The MicroMod Main Board - Double is a specialized carrier board that allows you to interface a MicroMod Processor Board with up to two MicroMod Function Boards. With the M.2 MicroMod connector, connecting your Processor and Function Boards is a breeze. Simply match up the key on your board's beveled edge connector to the key on the M.2 connector and secure the boards with screws.
The Double Main Board includes one USB-C connector for power and programming the Processor Board. A jumper is available on the back of the board to isolate the USB C's shield pin. Two buttons for reset and boot are also populated on the board. Processor Board pins are also broken out as 2x5 SWD pins. Also, included on the board is a 2A resettable fuse and 3.3V/1A voltage regulator. A second 3.3V/500mA voltage regulator is included on the board to power your Qwiic-enabled devices. We've even added convenient PTH jumpers for advanced users looking to bypass the fuse and measure the current consumption on the 5V and 3.3V lines for low-power testing. For those that need to go remote with their application, the board includes a 2-pin JST connector and a single-cell LiPo MCP73831 charge IC (set to a charge rate of 500mA).
Two switches have been included to toggle between the general-purpose pins and each Function Board's voltage regulator. A third switch has also been included to switch between different SPI chip select pins on the second Function Board. Four status LEDs are available for power and charging. These can also be disabled through the jumpers. There is a microSD card socket so you can also plug in a microSD card for data logging. The microSD socket can be disabled through the I/O pins. Finally, two Qwiic connectors are populated on the board with built-in pull-up resistors to easily add Qwiic-enabled I2C devices to your projects!
Note: A MicroMod Processor and Function Boards are not included with the MicroMod Main Board. These boards will need to be purchased separately.
MicroMod is a modular interface ecosystem that connects a microcontroller “processor board” to various “carrier board” peripherals. Utilizing the M.2 standard, the MicroMod standard is designed to easily swap out processors and function boards on the fly. Pair a specialized carrier board for the project you need with your choice of compatible processor!
Whether it's for assembling a kit, hacking an enclosure, or creating your own parts; the DIY skill is all about knowing how to use tools and the techniques associated with them.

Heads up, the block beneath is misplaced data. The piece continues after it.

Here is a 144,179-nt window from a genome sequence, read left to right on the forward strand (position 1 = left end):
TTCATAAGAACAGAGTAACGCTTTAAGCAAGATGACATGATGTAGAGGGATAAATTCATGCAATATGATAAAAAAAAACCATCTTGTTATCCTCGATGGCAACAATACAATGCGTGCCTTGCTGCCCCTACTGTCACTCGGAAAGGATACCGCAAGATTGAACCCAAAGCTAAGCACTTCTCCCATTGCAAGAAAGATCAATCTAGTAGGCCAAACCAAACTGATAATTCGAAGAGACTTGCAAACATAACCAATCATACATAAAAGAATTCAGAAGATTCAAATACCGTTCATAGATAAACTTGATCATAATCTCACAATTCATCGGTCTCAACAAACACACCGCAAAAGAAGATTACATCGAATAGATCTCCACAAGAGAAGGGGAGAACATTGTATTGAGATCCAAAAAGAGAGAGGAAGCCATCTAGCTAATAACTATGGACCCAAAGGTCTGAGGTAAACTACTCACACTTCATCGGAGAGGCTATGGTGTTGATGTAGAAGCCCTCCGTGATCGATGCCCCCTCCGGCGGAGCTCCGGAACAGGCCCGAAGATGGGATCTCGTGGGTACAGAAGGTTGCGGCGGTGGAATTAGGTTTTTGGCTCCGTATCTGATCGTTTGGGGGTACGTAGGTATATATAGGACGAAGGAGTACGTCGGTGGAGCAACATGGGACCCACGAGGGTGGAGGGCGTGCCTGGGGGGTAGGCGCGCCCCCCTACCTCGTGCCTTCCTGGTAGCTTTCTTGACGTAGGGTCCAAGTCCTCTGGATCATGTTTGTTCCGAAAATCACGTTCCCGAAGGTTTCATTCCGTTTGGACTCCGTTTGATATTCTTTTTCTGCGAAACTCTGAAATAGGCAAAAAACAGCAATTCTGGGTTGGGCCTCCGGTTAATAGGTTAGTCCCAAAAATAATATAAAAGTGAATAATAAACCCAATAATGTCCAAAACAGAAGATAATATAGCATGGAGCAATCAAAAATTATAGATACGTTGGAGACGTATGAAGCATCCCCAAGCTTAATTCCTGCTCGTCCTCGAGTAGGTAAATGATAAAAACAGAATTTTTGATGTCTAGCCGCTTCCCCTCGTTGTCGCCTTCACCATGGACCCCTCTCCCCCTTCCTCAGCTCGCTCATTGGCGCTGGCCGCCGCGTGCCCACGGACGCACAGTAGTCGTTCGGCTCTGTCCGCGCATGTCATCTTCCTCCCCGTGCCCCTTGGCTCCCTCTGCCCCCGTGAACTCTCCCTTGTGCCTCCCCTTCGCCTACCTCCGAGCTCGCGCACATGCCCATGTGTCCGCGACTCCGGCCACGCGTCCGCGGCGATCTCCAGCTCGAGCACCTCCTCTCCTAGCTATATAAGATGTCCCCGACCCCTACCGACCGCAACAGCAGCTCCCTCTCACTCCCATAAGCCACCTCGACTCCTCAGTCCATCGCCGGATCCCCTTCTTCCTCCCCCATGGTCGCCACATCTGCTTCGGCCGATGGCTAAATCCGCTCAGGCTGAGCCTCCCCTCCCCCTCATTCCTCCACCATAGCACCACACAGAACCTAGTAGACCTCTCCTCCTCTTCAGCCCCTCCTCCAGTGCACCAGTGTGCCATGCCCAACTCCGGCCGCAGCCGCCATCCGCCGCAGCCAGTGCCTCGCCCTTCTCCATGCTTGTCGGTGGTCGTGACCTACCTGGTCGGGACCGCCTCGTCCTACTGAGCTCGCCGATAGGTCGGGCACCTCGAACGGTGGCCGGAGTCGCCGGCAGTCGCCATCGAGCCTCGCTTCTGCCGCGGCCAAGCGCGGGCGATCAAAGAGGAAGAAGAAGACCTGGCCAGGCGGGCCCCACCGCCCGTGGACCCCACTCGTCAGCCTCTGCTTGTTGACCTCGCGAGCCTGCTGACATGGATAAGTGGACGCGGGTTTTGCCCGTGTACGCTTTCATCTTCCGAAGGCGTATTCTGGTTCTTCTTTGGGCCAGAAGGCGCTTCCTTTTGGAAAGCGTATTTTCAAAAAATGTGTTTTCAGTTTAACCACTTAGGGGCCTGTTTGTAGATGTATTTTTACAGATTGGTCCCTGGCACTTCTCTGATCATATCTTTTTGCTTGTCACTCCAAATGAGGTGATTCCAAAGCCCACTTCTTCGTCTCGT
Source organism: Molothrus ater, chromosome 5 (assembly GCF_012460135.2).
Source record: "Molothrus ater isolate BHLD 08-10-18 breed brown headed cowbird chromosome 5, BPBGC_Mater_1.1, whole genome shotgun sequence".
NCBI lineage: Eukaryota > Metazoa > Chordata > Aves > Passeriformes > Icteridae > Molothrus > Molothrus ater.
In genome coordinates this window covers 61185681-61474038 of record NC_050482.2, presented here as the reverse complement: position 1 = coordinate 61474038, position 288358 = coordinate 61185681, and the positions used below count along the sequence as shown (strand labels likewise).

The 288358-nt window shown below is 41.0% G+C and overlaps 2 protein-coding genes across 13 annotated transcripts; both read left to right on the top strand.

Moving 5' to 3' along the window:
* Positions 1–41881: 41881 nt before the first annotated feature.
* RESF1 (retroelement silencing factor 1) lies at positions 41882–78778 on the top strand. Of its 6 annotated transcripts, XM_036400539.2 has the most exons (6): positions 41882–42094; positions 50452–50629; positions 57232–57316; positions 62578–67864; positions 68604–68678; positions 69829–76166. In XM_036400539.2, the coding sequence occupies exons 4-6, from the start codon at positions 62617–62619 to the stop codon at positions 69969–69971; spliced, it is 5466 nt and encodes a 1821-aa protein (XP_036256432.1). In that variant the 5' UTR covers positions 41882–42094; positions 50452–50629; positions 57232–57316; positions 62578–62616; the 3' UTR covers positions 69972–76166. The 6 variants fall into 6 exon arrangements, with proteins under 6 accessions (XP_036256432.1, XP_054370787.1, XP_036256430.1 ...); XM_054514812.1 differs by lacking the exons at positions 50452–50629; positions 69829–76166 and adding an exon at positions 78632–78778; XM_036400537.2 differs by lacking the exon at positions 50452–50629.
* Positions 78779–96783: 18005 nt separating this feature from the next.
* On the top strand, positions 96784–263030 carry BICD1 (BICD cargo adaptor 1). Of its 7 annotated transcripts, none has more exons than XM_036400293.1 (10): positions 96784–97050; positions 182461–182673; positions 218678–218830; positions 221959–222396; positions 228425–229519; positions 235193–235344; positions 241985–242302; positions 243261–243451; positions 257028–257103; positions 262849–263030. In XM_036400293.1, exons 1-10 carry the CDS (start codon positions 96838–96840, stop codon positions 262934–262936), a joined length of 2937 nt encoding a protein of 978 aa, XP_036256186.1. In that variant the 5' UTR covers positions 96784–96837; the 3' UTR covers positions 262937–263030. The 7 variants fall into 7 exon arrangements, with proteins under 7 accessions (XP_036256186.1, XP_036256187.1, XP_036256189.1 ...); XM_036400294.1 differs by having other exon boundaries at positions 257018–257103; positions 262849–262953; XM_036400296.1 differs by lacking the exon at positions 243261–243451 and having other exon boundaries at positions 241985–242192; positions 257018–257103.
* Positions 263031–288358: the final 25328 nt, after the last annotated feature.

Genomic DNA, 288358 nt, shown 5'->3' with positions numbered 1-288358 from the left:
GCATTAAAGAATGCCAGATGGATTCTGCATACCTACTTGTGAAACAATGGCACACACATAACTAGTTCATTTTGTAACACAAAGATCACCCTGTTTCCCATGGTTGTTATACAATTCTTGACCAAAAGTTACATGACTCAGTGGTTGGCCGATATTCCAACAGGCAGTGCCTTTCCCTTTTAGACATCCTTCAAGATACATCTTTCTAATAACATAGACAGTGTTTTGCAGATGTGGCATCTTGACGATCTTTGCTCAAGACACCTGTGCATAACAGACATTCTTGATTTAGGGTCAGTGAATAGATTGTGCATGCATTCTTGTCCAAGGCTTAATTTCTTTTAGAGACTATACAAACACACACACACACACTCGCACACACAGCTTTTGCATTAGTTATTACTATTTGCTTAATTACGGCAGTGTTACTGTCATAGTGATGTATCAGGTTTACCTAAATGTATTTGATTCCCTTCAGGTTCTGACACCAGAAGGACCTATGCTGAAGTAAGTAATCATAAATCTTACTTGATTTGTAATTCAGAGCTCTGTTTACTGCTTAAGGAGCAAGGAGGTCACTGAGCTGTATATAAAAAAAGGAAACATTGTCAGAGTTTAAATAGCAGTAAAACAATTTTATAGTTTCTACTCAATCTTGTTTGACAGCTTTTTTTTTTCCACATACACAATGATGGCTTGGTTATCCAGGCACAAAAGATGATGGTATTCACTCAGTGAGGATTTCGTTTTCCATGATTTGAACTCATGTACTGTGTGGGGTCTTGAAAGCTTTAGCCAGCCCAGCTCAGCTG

Skill Level: Noob - Basic assembly is required. You may need to provide your own basic tools like a screwdriver, hammer or scissors. Power tools or custom parts are not required. Instructions will be included and easy to follow. Sewing may be required, but only with included patterns.
See all skill levels
If a board needs code or communicates somehow, you're going to need to know how to program or interface with it. The programming skill is all about communication and code.
Skill Level: Noob - Programming will be limited to basic drag and drop interfaces like ModKit or Scratch. You won't be writing code, but you will still need to understand some basics of interfacing with hardware. If you?re just using a sensor, it's output is analog.
See all skill levels
If it requires power, you need to know how much, what all the pins do, and how to hook it up. You may need to reference datasheets, schematics, and know the ins and outs of electronics.
Skill Level: Rookie - You may be required to know a bit more about the component, such as orientation, or how to hook it up, in addition to power requirements. You will need to understand polarized components.
See all skill levels
No reviews yet.
Looking for answers to technical questions?
We welcome your comments and suggestions below. However, if you are looking for solutions to technical questions please see our Technical Assistance page.
Log in or register to post comments.
Curious to know the difference between the previous version and this? Is it just moving to switches instead of jumpers for the voltage regulators?
Ah, never mind - just noticed an updated hookup guide:
The following changes to the Main Board Single V2.1 and Main Board Double V2.2 include:
Rotate silkscreen for the connectors and a majority of the labels. Add TVS diodes for ESD protection on the USB pins. Add SHLD jumper to isolate the USB Type C connector's shield pin. Add a 5V MEAS PTH jumper as a measurement for 5V. Remove the 500mA/100mA selector for the LiPo charge circuit. The board now charges at a default rate of 500mA only. Add a DIVIDER jumper to remove the resistor divider that is connected to processor's "BATT_VIN/3" pin for low power applications. Add a dedicated 3.3V/500mA voltage regulator for the Qwiic port. Add GPIO control of 3.3V voltage regulator (I2C_SCL1-Processor). Add a LED for the 3.3V Qwiic port with a QWIIC LED jumper to disable. Add a transistor to disable power to the microSD socket (can be controlled using I2C_SCL1-Processor). Add multiplexed primary UART pins to send serial data to Function Board(s). Add PTH pins for multiplexed UART (Main Board Single v2.1 only). Move PWR_EN0 from SDIO_Data2_Processor to PWM1 (Main Board - Single v2.1 only) Add two 2.2kΩ I2C pull-ups to the primary I2C pins with jumpers (I2C) to disable. Replace male header pins and 2-pin shunt with SMD switches to adjust the Function Board Power enable pins (Main Board - Double v2.2 only). Add option to adjust Function Board One's secondary SPI CS pin (i.e. "CS1-processor" and "A1-processor") with a SMD switch (Main Board - Double V2.2 only).